NEW ORLEANS (WGNO) — The NOLATOYA recall efforts fell short of about 18,000 signatures required to get Mayor Cantrell out of office.

Tuesday morning, the Orleans Parish Registrar of Voters officials delivered the certified recall documents to the state capitol. From there the petition traveled to the governor’s office.

Over 67,000 signatures were collected but only about 27,000 of those were registered voters in Orleans Parish. For recall purposes, 20 percent of the voting population (45,000 signatures) were needed.

“That tabulation required her team to look into the handwritten signatures, compare them with the signatures on the voters card, compare the information contained on the recall petition,” said Ryan Luminais, the attorney for Dr. Sandra Wilson the Orleans Parish Registrar of Voters

Recall organizer Beden Batiste says this isn’t the end and there are plans to challenge those numbers. Legal Analysts Cliff Cardone spoke about what a challenge could look like.

“Well, I don’t think that’s going to go anywhere. I think the election and the voters who made a selection early on are maintained. I don’t think any Governor or any court is going to set aside the mandate of the people,” said Cardone.

Andrew Holdiness, a former Orleans Parish voter now living out of state, questions the accuracy of the registrar’s list.

“When I moved out of state a year ago, I immediately changed my voter registration to my new state, and I voted in the mid-terms here,” said Holdiness. “Today I saw that two-thirds of the signatures were thrown out, and I went on to the Secretary of State’s website, and it said I’m still an Orleans Parish active voter.”

Cardone says although the effort may have failed, he believes the recall has left its mark.

“The effort dies but the mayor’s legacy has been seriously challenged, and this legacy is a legacy of failed leadership,” said Cardone.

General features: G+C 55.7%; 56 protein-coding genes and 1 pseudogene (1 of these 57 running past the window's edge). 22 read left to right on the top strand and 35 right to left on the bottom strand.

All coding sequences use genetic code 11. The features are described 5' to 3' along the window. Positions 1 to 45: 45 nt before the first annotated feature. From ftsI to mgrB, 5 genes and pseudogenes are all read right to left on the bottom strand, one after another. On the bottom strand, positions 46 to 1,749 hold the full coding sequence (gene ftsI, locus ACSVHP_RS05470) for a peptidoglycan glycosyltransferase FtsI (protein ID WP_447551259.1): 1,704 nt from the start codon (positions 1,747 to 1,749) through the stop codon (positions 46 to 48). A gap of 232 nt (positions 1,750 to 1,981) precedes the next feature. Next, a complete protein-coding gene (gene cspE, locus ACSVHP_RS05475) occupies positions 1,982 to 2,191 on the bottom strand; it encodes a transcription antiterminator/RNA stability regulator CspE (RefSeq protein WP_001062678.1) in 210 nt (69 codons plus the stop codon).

Mayor Latoya Cantrell released a statement Tuesday afternoon regarding the latest recall news:

My administration has always remained focused on addressing the real pressing issues that face our City. Now, with the divisiveness of the failed recall campaign officially behind us, we must heal and recommit ourselves to working collaboratively to continue the progress we’ve made towards reducing crime, increasing public safety, building a more sustainable and resilient city and creating economic and job opportunities that benefit all of our people.

As a former member of the New Orleans City Council and a twice-elected mayor, I have always respected and believed deeply in the democratic process. The right of the people to use their voice to express concerns are hallmarks of a strong, functioning democracy. New Orleans is a strong community that continues to make meaningful progress each day. I’d like to express my deepest gratitude to the residents of New Orleans for trusting in my leadership and believing that, for New Orleans, the best is truly yet to come.

Mayor LaToya Cantrell

Click here to read the statement released from the NOLATOYA Recall organizers which in part states “The way the law is written now, the recall was required to get more signatures than votes,” said Eileen Carter recall organizer.

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